Storm kills woman, 3-year-old in Lexington
LEXINGTON (AP) — An American flag marked the spot Thursday where neighbors and authorities found the body of a 3-year-old girl killed when a suspected tornado struck Davidson County.
The girl and her grandmother, who also died, were home alone in the small house in a rural area south of Lexington when the storm hit about 5:30 p.m. Wednesday. The flag marking the spot is down a hill and about 25 feet from the house.
Only the foundation of the house remained. The rest of the structure and its contents were scattered hundreds of feet through the remains of twisted trees. The family’s Dodge minivan ended up propped against a nearby tree, its windows smashed and roof caved in.
The names of the deceased are being withheld pending notification of family members.
Marshall Chriscoe, who lived across Meadow Run Lane from the two who died, said he got a text message from his girlfriend that a tornado was headed his way. He grabbed his girlfriend’s 4-year-old daughter and they huddled under a heavy roll-top desk.
“The house started shaking and things were falling,” said Chriscoe, 24. “It only lasted 15, maybe 30 seconds. I stood up and realized I was standing on an incline.”
The small house Chriscoe rents was lifted off its foundation, its front steps now leading to empty space. After finding his girlfriend’s Chihuahua hiding under a bed, he went outside to find a scene of devastation.
Chriscoe said he and other neighbors quickly found the gravely injured woman in the debris of her home.
“She was talking and moving her arms,” he said. “She just kept yelling, ‘Get me up!’ But we were afraid to move her before the rescue squad got there.”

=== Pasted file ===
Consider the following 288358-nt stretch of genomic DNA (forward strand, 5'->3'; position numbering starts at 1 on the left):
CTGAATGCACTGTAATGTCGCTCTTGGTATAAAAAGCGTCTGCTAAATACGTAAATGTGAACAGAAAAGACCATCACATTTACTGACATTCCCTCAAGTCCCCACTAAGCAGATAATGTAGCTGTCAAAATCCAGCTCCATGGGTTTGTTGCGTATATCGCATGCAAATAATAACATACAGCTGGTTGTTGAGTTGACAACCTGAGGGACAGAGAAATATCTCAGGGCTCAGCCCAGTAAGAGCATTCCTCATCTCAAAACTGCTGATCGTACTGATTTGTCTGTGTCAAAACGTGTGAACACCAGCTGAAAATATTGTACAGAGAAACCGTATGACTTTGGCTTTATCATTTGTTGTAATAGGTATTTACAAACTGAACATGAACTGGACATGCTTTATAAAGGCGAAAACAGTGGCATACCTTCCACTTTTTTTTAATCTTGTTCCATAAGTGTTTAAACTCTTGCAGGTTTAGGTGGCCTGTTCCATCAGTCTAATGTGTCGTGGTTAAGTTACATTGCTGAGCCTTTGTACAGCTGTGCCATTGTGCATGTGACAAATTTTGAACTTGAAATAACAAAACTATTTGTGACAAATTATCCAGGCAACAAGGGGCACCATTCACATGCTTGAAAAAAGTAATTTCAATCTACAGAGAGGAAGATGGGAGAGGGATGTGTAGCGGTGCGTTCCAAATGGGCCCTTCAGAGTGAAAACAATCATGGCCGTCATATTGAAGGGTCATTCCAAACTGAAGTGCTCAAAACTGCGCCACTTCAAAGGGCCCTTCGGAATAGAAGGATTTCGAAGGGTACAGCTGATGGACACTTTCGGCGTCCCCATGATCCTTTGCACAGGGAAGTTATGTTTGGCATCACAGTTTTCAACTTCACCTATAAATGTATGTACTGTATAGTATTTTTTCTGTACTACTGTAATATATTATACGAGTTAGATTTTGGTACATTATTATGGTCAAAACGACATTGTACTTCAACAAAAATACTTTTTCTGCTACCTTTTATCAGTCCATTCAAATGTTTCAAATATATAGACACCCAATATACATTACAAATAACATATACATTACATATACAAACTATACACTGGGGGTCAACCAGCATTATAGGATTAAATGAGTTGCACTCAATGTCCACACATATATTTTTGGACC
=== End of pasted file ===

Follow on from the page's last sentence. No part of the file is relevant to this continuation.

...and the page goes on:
The woman was transported to a nearby hospital, where she later died.
Chriscoe said firefighters and volunteers searched for the little girl for more than two hours before finding her buried in a pile of shattered lumber and furniture. She was later declared dead.
“She was just beautiful — big blue eyes and so sweet,” remembered Maegan Chriscoe, Marshall’s sister, whose daughter played with the young victim.
The storm left a debris field about 7 miles long and 100 feet wide, said Jeff Smith, county emergency services director. Residents had little, if any, opportunity to seek shelter because so little time elapsed between when the storm was spotted on radar and the first 911 calls, he said at a news conference Thursday.
Officials with the National Weather Service came to Davidson County on Thursday to determine if it was a tornado that struck the county.
Severe storms in November aren’t uncommon in the Carolinas, said National Weather Service meteorologist Neil Dixon, when temperatures can fluctuate wildly. In the days just before the storm, the high temperature in the area was more than 10 degrees above normal for this time of year, he said.
The cold front moving west to east across the Carolinas collided with that warm, unstable air, it created ideal conditions for severe thunderstorms, he said.
“Typically we see our busiest severe weather season during the spring or early summer months and again in November,” Dixon said.
About a quarter mile from where the two people died, Richard Hedrick worked to salvage what he could from his ruined childhood home. He said his parents were watching the radar image of the storm on television when they saw it bearing down on their location.
They went downstairs to seek shelter in the basement about 30 seconds before the tornado hit, Hedrick said. Their brick house was lifted up and then deposited back down, the first floor sagging into the basement where they were huddled.
Hedrick said he felt lucky his parents suffered only minor injuries. Material possessions can always be replaced he said, as he waited for an insurance adjuster to come survey the damage.
“Mama always said she wanted a sunroom,” he joked when asked if they planned to rebuild. “This was the home place, lots of memories here. But next week we’ll have Thanksgiving dinner somewhere else and we’ll be truly thankful.”
There were a couple of reports Thursday of a tornado touching down on the Rowan County side of High Rock Lake. But Frank Thomason, chief of emergency services for Rowan, said he’d gotten no reports of storm-related damage, only reports of a couple of isolated downed trees and several roads with minor flooding.